When Ub rejoined the Disney studio in 1940, Walt Disney gave his old partner free reign to do as he wished. With Disney’s resources, Ub developed special effects techniques for animation, live-action films and Disney’s theme parks, much of which is still in use today. He helped develop the sodium vapor process for live-action/animation combination and traveling mattes, which he won an Oscar for in 1965 after utilizing it in Mary Poppins. He adapted the Xerox process for animation, which eliminated the tedious task of hand inking every cel. For Disneyland, Ub designed and developed concepts for many of the park’s attractions, including the illusions in The Haunted Mansion and the animatronics for attractions like Great Moments with Mr. Lincoln and Pirates of the Caribbean. Disney even loaned him out to Alfred Hitchcock to help with the effects needed to create flocks of attacking birds in The Birds.

5. Ub Iwerks made animation what it is today

If Winsor McCay laid he foundation for character animation, then Ub Iwerks built a castle on top of it. He took the didactic rigidness of what animation was in his era and made it loose, organic, appealing and fun. Building upon what Otto Messmer did before him with Felix the Cat, the characters Ub animated were packed with personality. Characters like Oswald the Lucky Rabbit and Mickey Mouse were creations that audiences could relate to as no characters before. They thought, breathed, emoted and were infused with life.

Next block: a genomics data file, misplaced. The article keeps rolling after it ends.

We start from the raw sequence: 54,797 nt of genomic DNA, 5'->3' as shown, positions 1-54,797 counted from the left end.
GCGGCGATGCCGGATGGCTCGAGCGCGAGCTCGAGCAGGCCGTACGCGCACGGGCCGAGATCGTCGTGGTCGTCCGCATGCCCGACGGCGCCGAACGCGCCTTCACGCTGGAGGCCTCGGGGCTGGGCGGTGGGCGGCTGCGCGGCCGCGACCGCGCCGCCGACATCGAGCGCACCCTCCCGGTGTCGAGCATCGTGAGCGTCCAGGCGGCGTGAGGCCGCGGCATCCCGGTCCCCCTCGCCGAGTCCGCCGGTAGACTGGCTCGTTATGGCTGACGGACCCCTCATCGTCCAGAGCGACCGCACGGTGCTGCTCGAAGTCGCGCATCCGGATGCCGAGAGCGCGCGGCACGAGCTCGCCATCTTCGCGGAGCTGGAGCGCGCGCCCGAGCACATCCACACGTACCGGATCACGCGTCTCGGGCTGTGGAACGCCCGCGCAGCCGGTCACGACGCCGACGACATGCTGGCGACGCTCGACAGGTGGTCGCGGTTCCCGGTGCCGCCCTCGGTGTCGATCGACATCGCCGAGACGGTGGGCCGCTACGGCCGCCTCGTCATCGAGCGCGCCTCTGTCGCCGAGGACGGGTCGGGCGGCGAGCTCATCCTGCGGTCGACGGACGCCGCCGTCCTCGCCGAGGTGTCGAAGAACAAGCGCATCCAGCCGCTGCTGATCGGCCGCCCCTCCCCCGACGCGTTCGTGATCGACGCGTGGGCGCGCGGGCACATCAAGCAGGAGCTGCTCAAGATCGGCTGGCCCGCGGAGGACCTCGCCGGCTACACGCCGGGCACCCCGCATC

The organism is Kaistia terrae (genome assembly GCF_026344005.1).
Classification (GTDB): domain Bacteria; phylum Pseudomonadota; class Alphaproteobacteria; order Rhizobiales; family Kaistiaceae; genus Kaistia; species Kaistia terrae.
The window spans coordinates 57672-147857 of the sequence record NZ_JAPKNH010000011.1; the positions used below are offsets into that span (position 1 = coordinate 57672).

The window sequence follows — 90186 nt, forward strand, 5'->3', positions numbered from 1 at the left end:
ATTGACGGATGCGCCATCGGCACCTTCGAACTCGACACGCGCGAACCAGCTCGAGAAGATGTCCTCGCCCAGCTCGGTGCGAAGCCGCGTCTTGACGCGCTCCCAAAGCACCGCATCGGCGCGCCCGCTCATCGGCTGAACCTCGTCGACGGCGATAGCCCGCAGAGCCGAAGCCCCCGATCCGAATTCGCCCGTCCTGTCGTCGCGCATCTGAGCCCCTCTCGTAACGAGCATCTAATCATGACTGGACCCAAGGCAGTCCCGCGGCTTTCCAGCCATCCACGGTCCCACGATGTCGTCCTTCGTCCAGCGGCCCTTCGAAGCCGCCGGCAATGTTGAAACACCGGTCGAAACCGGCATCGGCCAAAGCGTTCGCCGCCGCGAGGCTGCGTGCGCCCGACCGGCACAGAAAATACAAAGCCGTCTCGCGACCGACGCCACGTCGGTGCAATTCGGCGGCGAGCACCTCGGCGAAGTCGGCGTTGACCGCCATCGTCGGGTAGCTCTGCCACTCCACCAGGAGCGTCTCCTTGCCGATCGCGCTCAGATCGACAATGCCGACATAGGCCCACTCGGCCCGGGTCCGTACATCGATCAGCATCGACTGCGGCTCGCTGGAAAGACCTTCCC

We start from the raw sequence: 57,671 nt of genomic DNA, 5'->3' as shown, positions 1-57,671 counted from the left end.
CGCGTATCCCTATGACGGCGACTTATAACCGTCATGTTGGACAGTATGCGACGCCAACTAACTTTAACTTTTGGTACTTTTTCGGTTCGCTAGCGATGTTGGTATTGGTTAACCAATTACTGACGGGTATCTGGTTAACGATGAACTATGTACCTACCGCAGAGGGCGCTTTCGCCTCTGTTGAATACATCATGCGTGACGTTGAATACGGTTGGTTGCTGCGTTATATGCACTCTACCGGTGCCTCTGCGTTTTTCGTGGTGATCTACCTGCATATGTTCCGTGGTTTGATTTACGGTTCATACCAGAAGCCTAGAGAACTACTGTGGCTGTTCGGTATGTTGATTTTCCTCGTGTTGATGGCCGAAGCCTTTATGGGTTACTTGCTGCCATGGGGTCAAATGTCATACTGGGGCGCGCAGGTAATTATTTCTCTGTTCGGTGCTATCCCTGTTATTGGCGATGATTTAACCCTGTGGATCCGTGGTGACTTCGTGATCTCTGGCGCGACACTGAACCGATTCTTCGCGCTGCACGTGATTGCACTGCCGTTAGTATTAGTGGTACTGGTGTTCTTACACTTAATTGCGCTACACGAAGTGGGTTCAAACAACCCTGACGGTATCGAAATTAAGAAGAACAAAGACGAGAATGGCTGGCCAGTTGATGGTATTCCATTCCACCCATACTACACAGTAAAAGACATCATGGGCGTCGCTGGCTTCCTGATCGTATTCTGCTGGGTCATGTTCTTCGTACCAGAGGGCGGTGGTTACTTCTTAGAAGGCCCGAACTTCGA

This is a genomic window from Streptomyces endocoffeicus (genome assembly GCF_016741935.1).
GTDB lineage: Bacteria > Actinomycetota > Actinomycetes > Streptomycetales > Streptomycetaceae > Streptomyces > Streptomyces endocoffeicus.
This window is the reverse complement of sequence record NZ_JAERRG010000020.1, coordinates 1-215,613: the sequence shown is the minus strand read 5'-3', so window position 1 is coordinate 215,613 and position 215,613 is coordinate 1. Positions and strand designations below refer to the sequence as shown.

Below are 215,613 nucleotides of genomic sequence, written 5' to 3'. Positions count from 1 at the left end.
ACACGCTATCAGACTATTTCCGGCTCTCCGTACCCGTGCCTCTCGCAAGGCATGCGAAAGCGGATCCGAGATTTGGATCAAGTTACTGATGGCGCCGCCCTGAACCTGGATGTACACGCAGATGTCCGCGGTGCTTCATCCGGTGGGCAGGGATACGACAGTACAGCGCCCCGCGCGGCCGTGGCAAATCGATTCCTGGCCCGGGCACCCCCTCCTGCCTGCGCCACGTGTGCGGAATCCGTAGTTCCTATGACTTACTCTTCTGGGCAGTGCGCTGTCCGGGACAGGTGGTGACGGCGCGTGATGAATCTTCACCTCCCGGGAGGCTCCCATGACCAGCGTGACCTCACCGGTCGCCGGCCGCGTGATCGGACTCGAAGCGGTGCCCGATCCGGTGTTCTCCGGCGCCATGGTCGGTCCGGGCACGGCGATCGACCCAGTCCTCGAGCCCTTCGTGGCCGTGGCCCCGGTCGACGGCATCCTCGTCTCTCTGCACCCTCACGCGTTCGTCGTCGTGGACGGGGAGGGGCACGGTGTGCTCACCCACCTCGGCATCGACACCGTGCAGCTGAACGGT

What Iwerks designed and animated in shorts like Steamboat Willie and Skeleton Dance contained the principles (squash and stretch, appeal, anticipation, etc.) that became the genesis of the “Disney style”, which animators like Fred Moore, Norm Ferguson, and Milt Kahl later fleshed out. His work reached out and influenced animators all over the world, and they took the ball and ran with it. Rudolph Ising and Hugh Harman, who worked under Ub at Disney, brought his sensibilities to Warner Bros. and developed the Merrie Melodies and Looney Tunes series. Many animators got their start at Ub’s studio in the early 1930s, including UPA co-founder Steve Bosustow and Warner Bros. director Chuck Jones. Manga and anime pioneer Osama Tezuka was also greatly influenced and inspired by Ub’s work.

To learn more about Iwerks’ life and work, read the biography The Hand Behind the Mouse.

Ub Iwerks drawing by Grim Natwick. (Collection of Stephen Worth.)
Ub Iwerks drawing by Grim Natwick. (Collection of Stephen Worth.)

  • JodyMorgan

    I love Ub’s early Mickey Mouse shorts, and his later ComiColor shorts, though usually weak in the story department, are still fun to watch for their sheer artistry. Thanks for this reminder of one of cinema’s unsung heroes.

    And yes, I heartily recommend The Hand Behind the Mouse as well.

  • Vincent Alexander

    “Room Runners”, by itself, is all the reason I need for why Ub Iwerks was awesome.